Reception: Sat June 20, 5-8 p.m.
Artist Talk: Sat June 27, 3 p.m.
Andrea Rubin Kichaven
|Andrea Rubin Kichaven, Falling Away, Acrylic on Canvas, 30 x 30 in.|
Andrea Rubin Kichaven’s latest body of work is a compelling visual and metaphoric exploration of the disintegration of her long marriage.
The inspiration for this exhibition is the process of self-reflection. Through the visual narrative, she boldly portrays and expresses each step with clarity and strength.. Canvas by canvas, she takes us toward her new identity as a single woman. Even the mundane task of purchasing a new car is vividly represented on a yellow brick road. According to Kichaven, art and life are linked together by experience and inspiration. This process has turned the negative into a positive.
By painting about these most recent life experiences, the artist has brought herself a degree of peace as she begins to see the light at the end of the tunnel as well as a renewal of life, and a new chapter beginning. Through the detailed painting of each canvas, Kichaven has found new growth and a new voice as an artist.
Women in Wood and Metal
|Camey McGilvray, Ipanema, Acrylic, wood, wire, 33 x 18 x 8"|
The female figure is used as the starting point for all of the pieces. However, a strictly naturalistic depiction is abandoned and the female subjects are abstracted to essential elements for the final version. The style is contemporary, with a touch of Art Deco.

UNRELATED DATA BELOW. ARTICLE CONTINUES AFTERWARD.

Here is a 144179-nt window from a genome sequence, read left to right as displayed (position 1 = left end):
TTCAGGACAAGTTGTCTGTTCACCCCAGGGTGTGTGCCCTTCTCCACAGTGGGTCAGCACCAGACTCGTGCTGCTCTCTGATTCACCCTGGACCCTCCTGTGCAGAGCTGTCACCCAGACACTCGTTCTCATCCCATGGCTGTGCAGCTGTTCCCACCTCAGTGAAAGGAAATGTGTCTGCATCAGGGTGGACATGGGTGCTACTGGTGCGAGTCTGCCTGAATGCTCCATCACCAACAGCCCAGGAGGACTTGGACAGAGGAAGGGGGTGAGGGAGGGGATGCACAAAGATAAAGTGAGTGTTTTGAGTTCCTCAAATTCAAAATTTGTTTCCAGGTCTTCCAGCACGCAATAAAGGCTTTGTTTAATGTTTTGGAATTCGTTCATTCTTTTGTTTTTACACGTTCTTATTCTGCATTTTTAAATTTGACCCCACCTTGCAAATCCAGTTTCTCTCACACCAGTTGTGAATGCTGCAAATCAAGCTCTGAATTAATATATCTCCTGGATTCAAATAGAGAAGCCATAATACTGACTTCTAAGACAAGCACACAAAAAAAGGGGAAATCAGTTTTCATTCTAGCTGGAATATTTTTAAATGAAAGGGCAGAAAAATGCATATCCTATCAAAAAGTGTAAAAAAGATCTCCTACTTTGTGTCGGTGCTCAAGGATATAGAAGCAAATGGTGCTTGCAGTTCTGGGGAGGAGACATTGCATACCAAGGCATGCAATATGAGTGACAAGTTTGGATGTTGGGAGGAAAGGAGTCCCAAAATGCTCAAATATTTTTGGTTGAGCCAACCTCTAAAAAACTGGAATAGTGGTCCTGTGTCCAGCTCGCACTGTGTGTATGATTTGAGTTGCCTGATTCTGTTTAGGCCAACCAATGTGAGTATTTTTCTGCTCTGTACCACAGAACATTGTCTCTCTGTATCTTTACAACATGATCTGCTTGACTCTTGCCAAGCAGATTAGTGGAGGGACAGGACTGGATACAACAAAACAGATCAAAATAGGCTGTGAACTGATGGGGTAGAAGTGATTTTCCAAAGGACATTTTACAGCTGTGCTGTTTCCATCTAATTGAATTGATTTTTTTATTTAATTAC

All of these artworks are assemblages and the components are specifically created or selected to advance the narrative of each piece. Some of the component pieces are created from scratch from sheets of aluminum or plywood. Others are selected from McGilvray’s large treasury of found objects and recycled into new creations.
McGilvray’s sculptures of women range from unadorned nudes to elaborately dressed brides and depict women caught in a moment of beauty. All of the pieces for this exhibit have been created over the past 10 years, from 2005 to 2015, and are a retrospective of McGilvray’s artistic development.
Veil of Fog
|Elyse Wyman, Beautiful Centers, Encaustic, 8 x 8 in.|
These paintings are a direct, unfiltered response to each individual poem. Wyman began by writing her mother's poem on the blank surface of the canvas. She then applied layers of encaustic paint over the words, often scraping back into the layers to allow some of the poem to emerge. Sometimes the entire surface ended up covered with paint and only faint references to the written word are visible. This direct painted response was analogous to the way her mother related to the world at that time. The plaques and tangles of the disease were like layers of webs and veils obscuring her mother’s ability to think clearly.
Wyman’s mother referred to this condition as living in a “veil of fog.” She didn’t remember the immediate past, and had no concept of the future, and therefore seemed to exist entirely in the present. Wyman’s objective was to make paintings that reflect this condition. According to the artist, “It was liberating to allow the paint to flow in an immediate response to her (mother’s) words, creating a direct dialogue with not only the poem, but with each painting in progress.”